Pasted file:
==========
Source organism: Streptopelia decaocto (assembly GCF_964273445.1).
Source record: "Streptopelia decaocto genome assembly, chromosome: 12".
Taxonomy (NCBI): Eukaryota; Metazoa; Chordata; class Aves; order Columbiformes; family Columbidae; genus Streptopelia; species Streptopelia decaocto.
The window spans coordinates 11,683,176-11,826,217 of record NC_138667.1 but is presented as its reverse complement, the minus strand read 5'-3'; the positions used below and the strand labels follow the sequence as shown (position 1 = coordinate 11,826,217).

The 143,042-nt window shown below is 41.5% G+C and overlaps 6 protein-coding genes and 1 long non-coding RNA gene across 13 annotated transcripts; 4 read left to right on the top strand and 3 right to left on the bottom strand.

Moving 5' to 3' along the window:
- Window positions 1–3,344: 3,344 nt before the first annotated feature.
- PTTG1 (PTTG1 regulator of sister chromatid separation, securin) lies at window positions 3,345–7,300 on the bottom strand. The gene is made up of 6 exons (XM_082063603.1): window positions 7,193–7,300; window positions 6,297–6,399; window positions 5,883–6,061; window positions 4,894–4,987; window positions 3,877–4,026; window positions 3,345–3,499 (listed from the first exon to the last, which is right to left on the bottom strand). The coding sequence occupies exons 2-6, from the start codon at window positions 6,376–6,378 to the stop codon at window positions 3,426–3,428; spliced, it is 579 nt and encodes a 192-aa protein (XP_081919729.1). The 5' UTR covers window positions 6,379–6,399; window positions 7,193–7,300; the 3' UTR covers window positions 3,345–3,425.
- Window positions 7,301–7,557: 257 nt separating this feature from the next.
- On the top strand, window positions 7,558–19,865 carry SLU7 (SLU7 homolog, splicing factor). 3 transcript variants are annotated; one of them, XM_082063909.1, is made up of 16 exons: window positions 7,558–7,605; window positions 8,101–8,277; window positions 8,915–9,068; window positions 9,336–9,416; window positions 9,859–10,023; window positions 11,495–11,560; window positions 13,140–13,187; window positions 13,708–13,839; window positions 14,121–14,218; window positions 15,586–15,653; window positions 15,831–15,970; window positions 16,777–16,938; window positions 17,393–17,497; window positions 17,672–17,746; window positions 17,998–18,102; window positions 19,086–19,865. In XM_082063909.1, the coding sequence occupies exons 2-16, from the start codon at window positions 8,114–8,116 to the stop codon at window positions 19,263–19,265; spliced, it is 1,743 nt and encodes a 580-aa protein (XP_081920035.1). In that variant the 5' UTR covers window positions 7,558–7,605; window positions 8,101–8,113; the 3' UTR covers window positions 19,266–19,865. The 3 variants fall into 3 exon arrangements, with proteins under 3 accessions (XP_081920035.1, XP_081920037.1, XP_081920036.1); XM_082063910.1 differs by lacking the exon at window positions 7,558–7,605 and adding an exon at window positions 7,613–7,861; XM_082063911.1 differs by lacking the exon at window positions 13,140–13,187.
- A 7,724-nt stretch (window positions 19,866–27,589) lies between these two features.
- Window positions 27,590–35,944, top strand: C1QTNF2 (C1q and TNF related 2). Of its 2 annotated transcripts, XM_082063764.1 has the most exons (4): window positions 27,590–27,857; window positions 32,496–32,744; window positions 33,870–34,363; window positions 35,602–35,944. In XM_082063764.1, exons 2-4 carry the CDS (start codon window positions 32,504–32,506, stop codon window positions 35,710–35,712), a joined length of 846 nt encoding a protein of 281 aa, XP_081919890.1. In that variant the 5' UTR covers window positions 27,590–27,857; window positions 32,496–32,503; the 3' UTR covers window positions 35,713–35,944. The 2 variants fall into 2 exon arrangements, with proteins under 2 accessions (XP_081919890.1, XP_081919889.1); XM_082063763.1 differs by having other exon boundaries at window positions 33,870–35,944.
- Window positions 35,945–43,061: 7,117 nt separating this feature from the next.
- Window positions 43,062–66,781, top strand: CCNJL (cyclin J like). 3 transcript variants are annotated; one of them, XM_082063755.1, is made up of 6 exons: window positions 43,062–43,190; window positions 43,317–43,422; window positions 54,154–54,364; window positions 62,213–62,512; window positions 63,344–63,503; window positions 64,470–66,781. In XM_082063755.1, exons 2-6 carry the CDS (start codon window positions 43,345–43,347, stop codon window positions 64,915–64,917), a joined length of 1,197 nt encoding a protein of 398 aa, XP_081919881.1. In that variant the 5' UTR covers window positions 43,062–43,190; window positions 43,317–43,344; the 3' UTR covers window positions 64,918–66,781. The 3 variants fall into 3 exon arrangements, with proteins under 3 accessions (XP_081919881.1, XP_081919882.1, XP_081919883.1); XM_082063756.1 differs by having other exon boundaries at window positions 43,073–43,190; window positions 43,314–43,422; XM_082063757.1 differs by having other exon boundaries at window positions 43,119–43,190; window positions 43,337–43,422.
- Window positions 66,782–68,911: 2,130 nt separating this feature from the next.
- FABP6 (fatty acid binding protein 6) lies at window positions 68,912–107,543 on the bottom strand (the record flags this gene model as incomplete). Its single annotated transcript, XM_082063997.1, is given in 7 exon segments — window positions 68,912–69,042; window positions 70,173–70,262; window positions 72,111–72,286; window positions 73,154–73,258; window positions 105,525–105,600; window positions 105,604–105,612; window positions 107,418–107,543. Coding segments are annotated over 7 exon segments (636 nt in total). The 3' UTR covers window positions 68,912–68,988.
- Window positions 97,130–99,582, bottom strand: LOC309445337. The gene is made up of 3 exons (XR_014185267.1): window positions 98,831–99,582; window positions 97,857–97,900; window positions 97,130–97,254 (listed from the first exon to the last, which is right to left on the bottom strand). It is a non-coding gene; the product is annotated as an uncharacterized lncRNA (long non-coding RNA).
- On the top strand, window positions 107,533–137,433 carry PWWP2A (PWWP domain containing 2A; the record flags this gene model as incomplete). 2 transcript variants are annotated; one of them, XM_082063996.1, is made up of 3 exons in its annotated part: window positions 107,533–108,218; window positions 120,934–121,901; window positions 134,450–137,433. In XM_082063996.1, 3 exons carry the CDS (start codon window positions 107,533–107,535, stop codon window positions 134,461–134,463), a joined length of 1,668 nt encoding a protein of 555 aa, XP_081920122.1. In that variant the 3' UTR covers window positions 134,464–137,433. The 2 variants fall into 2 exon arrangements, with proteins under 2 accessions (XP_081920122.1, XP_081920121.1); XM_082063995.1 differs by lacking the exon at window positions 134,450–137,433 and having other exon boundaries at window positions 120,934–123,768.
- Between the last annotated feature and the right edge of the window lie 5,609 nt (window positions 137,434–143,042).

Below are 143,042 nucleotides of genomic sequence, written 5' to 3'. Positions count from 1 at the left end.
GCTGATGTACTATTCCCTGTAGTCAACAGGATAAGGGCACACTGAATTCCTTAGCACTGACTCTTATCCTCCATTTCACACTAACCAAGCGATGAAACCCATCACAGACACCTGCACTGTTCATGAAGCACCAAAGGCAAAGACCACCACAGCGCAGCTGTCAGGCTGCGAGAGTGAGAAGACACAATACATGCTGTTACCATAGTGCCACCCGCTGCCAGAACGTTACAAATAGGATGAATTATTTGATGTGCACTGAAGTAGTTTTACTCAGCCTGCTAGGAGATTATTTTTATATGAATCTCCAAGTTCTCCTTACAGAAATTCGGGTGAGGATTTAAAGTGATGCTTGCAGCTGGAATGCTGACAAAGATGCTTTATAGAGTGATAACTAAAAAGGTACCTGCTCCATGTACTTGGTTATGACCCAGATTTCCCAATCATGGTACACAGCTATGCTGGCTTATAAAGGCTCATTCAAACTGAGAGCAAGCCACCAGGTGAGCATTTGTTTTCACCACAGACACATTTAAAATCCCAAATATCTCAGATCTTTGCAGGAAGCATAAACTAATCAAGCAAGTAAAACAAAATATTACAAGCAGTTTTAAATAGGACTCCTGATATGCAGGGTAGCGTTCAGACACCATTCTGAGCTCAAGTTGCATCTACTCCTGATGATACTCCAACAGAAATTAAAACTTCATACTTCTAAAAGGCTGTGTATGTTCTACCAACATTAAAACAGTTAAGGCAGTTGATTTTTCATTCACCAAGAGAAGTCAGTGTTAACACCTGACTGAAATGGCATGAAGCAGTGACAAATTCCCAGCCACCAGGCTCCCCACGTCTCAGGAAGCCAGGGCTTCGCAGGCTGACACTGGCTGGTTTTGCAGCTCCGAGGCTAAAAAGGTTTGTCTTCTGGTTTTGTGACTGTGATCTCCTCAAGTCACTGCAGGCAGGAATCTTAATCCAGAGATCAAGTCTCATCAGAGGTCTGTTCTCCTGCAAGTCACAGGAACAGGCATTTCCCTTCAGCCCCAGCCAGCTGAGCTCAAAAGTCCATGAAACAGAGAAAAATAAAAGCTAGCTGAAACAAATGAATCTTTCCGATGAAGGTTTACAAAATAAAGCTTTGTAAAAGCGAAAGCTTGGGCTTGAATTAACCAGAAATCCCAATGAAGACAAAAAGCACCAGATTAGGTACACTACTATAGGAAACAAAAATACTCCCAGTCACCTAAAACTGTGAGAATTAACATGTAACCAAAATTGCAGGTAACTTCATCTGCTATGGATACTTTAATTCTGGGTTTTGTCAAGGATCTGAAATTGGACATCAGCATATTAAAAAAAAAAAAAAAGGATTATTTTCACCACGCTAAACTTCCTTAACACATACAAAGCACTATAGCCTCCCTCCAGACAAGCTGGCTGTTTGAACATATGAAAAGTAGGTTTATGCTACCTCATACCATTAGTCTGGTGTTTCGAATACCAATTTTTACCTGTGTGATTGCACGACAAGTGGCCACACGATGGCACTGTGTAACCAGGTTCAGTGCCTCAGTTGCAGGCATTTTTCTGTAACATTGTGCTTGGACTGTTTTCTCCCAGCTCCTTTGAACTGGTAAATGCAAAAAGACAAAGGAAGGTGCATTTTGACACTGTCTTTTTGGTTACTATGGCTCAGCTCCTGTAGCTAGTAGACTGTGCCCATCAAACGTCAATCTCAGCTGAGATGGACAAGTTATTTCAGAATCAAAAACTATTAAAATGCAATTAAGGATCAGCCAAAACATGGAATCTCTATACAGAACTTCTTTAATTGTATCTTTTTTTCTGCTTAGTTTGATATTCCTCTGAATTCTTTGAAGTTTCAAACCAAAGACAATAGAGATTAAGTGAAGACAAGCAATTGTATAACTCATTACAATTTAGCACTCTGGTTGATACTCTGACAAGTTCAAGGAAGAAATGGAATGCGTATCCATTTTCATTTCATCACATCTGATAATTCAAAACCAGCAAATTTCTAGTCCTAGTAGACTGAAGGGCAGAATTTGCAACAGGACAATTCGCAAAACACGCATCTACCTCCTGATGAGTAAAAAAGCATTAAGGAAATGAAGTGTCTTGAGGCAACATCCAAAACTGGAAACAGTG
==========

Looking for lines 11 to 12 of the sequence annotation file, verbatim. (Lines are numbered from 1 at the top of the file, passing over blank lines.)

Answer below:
- A 7,724-nt stretch (window positions 19,866–27,589) lies between these two features.
- Window positions 27,590–35,944, top strand: C1QTNF2 (C1q and TNF related 2). Of its 2 annotated transcripts, XM_082063764.1 has the most exons (4): window positions 27,590–27,857; window positions 32,496–32,744; window positions 33,870–34,363; window positions 35,602–35,944. In XM_082063764.1, exons 2-4 carry the CDS (start codon window positions 32,504–32,506, stop codon window positions 35,710–35,712), a joined length of 846 nt encoding a protein of 281 aa, XP_081919890.1. In that variant the 5' UTR covers window positions 27,590–27,857; window positions 32,496–32,503; the 3' UTR covers window positions 35,713–35,944. The 2 variants fall into 2 exon arrangements, with proteins under 2 accessions (XP_081919890.1, XP_081919889.1); XM_082063763.1 differs by having other exon boundaries at window positions 33,870–35,944.